African ingenuity in life and in health

photo by Linda Ross, CS

photo by Linda Ross, CS

I am a great admirer of African ingenuity.

On the wall next to my desk is a small example – an illustration of a lovely woman at work grinding meal. The work of art is entirely made of butterfly wings.

It’s not only the brilliance of the art that impresses me, but the ingenuity of keeping a family fed in South Africa with butterfly wings on paper.

A missionary friend of mine brought me another treasure for my office. It is a beautiful wood carving of a man in prayer that has been carefully crafted in minute detail. In this case the ingenuity is in the way a Liberian artist who has no hands created this work. He used his feet to accomplish the intricate carving.

The carving of a man in prayer points to another aspect of African ingenuity I admire – some great examples from the continent of the practice of healing prayer.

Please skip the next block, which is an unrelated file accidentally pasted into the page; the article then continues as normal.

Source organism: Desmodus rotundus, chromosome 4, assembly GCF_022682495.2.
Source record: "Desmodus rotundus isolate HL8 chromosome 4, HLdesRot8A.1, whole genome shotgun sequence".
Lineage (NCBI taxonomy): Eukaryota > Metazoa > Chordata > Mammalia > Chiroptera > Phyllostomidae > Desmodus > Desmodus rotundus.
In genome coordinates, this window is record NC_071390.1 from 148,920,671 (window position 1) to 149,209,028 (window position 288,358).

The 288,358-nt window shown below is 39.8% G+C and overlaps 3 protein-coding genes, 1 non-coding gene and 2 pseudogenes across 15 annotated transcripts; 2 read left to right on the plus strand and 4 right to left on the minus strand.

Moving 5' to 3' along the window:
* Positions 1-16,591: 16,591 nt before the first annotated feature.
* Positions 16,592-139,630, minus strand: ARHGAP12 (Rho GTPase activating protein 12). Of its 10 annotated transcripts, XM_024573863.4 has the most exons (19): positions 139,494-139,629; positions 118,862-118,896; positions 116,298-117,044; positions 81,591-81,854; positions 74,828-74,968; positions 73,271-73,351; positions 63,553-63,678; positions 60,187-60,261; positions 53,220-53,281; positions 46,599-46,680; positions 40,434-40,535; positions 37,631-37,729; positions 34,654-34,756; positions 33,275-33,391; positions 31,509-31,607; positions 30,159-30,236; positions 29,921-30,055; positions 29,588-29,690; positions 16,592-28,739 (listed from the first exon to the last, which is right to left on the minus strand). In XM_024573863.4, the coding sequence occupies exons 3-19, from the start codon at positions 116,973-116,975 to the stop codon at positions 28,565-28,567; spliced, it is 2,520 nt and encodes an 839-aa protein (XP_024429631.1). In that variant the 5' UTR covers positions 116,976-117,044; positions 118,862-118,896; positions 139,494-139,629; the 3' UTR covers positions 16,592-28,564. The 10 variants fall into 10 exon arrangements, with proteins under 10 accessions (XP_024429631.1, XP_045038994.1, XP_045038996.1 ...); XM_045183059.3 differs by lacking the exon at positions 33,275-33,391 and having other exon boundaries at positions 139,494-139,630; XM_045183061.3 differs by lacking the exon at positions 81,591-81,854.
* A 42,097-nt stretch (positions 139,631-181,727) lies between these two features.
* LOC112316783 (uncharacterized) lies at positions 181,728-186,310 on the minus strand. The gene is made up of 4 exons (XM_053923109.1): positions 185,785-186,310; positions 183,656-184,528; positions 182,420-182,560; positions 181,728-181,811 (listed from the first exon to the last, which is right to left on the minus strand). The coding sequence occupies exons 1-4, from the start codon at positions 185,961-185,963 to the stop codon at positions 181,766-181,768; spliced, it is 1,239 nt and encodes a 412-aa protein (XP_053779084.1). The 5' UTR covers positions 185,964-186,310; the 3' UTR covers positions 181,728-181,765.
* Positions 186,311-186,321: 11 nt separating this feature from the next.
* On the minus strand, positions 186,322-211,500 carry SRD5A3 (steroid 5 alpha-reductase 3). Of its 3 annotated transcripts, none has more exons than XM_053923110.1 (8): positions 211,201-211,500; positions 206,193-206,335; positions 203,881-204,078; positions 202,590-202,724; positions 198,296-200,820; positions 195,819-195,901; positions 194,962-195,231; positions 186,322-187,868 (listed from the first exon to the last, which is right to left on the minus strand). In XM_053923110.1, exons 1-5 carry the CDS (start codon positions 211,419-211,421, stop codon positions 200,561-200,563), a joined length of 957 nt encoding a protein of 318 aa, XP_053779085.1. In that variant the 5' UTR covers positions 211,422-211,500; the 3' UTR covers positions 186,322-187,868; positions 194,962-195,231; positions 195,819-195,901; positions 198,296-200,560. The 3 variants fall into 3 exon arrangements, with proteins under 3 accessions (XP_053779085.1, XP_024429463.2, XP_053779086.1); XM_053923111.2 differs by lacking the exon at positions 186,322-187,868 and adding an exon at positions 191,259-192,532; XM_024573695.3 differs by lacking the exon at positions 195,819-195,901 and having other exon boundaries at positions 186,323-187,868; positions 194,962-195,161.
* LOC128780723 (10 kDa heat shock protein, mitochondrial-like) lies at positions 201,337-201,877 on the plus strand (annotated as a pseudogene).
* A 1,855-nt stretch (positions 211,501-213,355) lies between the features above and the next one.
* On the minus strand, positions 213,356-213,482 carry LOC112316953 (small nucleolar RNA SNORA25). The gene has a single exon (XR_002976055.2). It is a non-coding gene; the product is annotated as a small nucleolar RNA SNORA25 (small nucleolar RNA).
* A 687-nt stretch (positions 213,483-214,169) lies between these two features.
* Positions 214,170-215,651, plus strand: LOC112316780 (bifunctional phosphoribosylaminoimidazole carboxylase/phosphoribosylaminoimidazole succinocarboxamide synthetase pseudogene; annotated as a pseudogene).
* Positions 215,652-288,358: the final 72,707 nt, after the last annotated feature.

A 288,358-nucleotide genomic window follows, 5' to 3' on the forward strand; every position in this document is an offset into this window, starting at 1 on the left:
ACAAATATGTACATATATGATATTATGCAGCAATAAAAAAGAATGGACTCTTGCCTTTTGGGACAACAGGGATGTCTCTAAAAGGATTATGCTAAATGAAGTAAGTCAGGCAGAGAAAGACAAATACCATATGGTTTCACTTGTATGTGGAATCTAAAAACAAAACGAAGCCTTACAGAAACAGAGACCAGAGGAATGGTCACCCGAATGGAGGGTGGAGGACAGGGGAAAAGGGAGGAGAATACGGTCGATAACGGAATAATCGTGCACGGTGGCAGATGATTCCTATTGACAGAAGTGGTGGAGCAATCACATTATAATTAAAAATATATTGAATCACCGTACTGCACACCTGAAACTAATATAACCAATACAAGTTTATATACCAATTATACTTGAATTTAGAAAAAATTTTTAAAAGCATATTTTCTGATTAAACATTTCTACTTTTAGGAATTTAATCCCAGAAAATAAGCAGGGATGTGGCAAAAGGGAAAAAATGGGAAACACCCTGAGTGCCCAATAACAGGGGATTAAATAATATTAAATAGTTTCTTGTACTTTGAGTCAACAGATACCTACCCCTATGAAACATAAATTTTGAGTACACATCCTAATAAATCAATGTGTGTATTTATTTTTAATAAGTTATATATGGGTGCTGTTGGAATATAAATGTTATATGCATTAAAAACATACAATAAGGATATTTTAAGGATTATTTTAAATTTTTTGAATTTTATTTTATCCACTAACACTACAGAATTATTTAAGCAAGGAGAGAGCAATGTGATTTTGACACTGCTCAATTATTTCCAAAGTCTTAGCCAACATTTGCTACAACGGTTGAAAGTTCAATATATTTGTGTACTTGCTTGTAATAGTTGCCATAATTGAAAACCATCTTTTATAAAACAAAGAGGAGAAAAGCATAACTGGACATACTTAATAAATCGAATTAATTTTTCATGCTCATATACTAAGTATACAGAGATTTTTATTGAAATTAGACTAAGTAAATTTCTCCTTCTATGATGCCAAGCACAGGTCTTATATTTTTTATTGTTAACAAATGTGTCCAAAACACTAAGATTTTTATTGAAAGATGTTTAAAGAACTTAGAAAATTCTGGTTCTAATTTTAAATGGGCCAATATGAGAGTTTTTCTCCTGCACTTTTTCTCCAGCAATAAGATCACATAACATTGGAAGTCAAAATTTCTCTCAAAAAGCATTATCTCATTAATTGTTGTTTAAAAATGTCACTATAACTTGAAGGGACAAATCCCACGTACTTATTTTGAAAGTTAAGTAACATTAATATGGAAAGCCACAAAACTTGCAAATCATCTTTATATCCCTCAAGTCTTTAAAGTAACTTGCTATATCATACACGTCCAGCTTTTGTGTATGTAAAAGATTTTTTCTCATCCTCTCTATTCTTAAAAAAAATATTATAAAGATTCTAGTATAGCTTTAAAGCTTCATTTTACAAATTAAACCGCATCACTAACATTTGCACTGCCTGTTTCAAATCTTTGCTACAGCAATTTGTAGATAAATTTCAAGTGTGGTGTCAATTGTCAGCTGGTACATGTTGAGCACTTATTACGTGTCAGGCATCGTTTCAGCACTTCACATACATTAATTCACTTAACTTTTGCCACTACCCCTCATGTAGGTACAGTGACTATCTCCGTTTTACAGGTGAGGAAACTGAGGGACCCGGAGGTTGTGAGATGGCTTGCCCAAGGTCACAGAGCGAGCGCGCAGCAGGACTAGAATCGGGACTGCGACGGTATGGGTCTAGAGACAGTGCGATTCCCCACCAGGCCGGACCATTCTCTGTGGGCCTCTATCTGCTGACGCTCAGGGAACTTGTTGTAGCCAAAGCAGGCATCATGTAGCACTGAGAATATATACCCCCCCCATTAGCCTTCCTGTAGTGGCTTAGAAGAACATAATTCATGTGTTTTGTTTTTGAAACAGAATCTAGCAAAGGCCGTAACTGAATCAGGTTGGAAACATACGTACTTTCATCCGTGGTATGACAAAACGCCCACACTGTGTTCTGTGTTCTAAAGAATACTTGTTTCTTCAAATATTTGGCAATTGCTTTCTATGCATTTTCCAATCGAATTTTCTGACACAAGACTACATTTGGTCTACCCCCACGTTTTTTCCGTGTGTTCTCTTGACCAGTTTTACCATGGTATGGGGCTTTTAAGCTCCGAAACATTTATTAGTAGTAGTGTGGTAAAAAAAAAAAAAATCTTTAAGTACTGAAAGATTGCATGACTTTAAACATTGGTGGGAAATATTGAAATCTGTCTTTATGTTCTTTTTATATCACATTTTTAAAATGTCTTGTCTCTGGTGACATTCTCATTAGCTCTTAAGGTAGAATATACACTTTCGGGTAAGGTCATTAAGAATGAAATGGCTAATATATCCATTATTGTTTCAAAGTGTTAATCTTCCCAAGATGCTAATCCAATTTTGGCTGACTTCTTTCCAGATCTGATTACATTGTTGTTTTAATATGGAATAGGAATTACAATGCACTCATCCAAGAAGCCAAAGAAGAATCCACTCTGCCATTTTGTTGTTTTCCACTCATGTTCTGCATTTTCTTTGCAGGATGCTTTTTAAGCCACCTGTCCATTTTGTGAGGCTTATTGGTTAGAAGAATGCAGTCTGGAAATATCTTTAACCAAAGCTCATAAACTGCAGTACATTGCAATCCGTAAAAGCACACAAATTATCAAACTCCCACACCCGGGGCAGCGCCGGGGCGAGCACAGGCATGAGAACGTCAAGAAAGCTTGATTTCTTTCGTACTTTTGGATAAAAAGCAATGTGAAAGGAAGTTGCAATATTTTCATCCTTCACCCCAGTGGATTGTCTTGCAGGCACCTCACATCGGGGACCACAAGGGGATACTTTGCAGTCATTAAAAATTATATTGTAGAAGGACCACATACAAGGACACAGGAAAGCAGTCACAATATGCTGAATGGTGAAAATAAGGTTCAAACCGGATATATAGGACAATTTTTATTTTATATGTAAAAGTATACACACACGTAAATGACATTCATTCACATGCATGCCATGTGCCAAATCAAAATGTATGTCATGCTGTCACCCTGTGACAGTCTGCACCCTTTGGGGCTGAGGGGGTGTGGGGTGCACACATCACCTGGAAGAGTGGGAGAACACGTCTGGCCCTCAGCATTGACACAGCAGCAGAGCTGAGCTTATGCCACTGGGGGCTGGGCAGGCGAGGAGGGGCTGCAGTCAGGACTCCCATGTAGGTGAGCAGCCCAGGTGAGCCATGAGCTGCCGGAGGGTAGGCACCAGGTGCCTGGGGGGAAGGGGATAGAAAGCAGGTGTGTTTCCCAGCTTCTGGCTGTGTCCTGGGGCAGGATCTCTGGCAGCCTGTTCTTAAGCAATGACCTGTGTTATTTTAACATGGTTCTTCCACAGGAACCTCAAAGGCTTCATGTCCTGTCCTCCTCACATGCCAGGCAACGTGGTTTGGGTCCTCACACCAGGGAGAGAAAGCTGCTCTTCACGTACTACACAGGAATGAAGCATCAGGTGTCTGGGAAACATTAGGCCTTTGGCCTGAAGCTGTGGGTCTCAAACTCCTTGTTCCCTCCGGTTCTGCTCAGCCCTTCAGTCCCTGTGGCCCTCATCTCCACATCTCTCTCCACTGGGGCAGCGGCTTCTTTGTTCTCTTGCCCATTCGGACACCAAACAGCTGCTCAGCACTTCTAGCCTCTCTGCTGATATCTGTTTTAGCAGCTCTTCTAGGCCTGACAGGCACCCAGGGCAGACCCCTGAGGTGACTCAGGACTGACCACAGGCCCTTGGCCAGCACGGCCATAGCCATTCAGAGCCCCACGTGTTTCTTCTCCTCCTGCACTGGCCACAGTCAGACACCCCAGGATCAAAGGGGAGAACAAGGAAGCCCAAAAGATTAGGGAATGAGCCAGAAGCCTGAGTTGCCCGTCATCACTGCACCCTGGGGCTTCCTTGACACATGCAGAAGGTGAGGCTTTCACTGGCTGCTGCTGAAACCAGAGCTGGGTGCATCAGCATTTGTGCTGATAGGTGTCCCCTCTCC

Today, for example, I read something by a man living in the Democratic Republic of Congo who had health worries for himself and his family. On learning of his situation, a friend felt compassion for the man. He gave him a copy of a book called Science and Health with Key to the Scriptures by Mary Baker Eddy and explained the book’s message could inspire spiritual insights that would bring to light the solution he was looking for.

He further recalled: ‘I had become an atheist a few years before, having lost all faith in God. But the content of Science and Health immediately caught my attention.’

He was particularly struck by a passage that talked of faith ‘advanced to spiritual understanding’ as ‘the evidence gained from Spirit’ which ‘establishes the claims of God’.